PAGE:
Cramer: The Real Winners in These Midterm Elections
“We got two huge multiple-enhancing events this week,” Cramer said Wednesday, “the Republicans taking Congress and Bernanke's QE2 intervention. To me, that means the whole market goes higher.”
That multiple is more important than you may think. Yes, earnings are important when it comes to figuring out what a stock is worth, but so too is the amount, or the multiple, that Wall Street is willing to pay for it. And under a Democratic Congress that number was less than when Republicans were in control.
Check the stats: Between 2001 and 2006, during the Republican majority, the S&P 500’s price-to-earnings multiple was 18.5. Since the Dems took over almost four years ago, the average P/E has been 15.1. And it’s 14.8 right now.
Wall Street just wasn’t willing to shell out extra for stocks while soon-to-be-former Speaker of the House Nancy Pelosi was controlling Washington’s legislative agenda. And from a business perspective, who could blame them? Pelosi endorsed “card check,” which makes it easier for employees to unionize but hurts companies like Walmart. She pushed for cap-and-trade regulations that would cut into energy firms’ profits. She was a big proponent of health-care reform, an attempt, among other things, to rein in insurance companies.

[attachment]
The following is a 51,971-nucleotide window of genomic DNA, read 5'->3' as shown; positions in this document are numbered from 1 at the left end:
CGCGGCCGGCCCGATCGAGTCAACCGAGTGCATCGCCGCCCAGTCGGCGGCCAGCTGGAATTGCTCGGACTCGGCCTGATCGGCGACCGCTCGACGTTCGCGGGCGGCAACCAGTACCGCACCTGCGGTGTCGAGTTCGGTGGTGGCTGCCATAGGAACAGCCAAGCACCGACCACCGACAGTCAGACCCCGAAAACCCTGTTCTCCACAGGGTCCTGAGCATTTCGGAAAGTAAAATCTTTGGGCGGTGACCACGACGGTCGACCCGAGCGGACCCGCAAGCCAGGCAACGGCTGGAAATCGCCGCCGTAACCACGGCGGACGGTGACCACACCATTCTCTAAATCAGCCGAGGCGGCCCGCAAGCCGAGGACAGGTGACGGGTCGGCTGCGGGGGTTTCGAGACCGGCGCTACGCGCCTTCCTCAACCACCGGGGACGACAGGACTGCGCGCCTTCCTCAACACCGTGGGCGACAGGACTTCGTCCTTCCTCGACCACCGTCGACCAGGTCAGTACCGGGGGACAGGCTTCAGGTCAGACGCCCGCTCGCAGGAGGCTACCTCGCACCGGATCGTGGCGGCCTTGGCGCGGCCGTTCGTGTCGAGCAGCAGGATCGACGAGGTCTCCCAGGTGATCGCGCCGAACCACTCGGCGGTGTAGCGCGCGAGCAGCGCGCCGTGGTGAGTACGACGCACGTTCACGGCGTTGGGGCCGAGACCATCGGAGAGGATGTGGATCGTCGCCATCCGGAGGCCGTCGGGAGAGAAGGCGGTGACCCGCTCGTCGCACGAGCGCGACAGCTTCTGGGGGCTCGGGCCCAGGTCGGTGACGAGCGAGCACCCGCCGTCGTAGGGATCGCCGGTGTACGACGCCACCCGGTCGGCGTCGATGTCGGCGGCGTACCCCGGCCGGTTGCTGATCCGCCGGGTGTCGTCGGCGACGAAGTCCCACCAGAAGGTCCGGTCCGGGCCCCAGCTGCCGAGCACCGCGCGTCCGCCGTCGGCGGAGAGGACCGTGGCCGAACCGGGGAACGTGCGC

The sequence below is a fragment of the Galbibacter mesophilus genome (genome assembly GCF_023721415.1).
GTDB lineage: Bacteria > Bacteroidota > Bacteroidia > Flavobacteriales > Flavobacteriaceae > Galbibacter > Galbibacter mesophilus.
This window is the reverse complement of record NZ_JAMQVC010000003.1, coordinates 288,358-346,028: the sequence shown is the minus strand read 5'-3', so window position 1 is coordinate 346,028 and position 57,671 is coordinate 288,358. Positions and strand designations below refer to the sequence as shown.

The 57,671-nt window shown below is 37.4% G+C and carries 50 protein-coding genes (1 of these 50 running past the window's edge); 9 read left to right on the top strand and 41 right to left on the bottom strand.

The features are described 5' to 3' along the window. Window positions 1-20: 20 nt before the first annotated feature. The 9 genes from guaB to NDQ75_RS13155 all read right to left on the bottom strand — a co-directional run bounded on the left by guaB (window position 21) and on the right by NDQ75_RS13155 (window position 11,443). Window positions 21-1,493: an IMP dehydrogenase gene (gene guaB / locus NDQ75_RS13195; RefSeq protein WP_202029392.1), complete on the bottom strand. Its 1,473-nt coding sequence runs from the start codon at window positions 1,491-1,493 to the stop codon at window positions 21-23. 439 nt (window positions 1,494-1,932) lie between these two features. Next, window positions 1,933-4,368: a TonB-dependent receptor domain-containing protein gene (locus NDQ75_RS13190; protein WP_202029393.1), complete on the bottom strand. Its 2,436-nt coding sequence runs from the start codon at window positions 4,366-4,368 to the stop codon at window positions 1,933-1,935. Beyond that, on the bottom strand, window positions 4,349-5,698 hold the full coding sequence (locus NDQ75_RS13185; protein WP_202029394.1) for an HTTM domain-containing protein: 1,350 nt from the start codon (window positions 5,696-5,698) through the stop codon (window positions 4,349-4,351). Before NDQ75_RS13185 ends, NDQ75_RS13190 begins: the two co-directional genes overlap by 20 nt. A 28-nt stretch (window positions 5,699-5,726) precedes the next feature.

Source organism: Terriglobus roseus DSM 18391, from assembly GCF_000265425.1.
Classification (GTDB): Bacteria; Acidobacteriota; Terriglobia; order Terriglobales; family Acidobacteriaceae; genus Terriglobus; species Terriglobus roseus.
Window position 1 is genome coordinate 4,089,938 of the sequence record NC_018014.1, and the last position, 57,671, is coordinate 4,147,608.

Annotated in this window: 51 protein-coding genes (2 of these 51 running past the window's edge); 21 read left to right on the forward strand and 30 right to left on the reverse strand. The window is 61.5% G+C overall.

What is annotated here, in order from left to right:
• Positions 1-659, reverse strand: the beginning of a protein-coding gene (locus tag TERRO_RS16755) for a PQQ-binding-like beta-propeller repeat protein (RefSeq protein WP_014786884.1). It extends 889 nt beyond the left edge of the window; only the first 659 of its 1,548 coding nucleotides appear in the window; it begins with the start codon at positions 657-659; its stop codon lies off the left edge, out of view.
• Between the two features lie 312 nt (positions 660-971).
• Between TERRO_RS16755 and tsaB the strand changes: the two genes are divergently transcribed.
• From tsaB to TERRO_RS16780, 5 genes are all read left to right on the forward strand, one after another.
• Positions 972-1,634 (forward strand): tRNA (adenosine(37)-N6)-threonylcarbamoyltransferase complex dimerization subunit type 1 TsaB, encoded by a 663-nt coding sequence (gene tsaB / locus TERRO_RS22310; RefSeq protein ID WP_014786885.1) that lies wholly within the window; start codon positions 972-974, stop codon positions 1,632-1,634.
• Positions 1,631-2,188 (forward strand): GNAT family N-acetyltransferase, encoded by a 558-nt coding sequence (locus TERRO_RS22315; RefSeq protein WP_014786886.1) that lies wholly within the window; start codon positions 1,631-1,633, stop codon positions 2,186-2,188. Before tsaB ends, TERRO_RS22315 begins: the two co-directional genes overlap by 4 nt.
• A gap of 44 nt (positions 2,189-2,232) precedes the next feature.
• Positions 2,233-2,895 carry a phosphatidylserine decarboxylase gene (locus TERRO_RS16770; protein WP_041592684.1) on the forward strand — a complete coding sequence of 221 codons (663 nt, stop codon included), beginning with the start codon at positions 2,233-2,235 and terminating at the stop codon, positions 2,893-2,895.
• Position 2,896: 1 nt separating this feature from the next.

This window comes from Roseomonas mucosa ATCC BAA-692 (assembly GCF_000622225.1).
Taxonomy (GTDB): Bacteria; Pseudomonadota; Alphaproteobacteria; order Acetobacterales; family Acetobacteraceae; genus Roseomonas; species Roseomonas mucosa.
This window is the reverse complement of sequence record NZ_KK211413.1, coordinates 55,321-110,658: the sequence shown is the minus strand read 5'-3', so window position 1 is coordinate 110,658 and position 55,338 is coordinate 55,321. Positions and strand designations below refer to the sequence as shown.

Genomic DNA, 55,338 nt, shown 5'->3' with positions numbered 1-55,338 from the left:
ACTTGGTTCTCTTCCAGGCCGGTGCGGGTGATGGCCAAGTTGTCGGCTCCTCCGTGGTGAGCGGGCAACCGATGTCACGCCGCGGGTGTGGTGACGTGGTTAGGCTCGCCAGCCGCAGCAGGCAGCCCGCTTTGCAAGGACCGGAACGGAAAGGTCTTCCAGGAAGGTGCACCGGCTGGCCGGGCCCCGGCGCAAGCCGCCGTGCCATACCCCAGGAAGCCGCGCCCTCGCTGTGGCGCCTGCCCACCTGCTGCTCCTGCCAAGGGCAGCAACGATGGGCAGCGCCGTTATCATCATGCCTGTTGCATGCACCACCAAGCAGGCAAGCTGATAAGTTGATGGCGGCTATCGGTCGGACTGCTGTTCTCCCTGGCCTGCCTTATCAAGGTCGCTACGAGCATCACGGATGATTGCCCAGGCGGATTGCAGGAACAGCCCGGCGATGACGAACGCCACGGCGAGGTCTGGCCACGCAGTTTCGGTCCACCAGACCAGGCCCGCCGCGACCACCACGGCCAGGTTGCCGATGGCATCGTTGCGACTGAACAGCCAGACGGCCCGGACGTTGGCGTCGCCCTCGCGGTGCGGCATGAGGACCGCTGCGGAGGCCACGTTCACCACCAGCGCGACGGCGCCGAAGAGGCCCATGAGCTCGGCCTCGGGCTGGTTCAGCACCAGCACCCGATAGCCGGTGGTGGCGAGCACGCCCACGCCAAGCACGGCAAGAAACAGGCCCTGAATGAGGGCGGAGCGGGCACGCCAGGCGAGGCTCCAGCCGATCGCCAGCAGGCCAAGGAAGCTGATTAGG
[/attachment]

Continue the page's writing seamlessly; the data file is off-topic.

“In other words,” Cramer said, “she favored actions that would make everyone pay less for the earnings of many different American companies because her reach was broad and her ax mighty sharp.”
But Pelosi is no longer in power. And that, along with the Federal Reserve’s additional $600 billion commitment to spurring the US economy, means the S&P should add at least one more point its P/E multiple. So if the Street was willing to pay 14 times earnings, now the number is 15. Apple , therefore, which Cramer thinks will earn $22 a share in fiscal 2011, can add $22 to its share price. The same formula works for any stock now, too.
In addition to, obviously, the American shareholder being the real winner in Tuesday’s midterm elections, Cramer thinks another group came out on top as well: the coal miners. They poured money into key races in Missouri, Texas, West Virginia and Ohio—even gave $300,000 to Rep. John Boehner’s political action committee—and it paid off. Now Big Coal can use its friends in Washington to steer the Environmental Protection Agency away from coming down so hard on the industry.
Not that the EPA can be stopped dead in its tracks. Not by any means, Cramer said, which is why he endorsed Peabody Energy . At most, he thinks the EPA will be forced to focus largely on the more harmful mountaintop mining while easing up on the Powder River Basin coal that BTU mines. Regular viewers of “Mad Money” already know how much Cramer likes this stock, but Tuesday’s election results could put the company’s earnings per share at $5. If he’s right about that 15 multiple for the S&P, then that means BTU should trade to $75 a share.
“Not bad for a stock that went out today at $53.90,” Cramer said.
When this story published, Cramer's charitable trust owned Apple.
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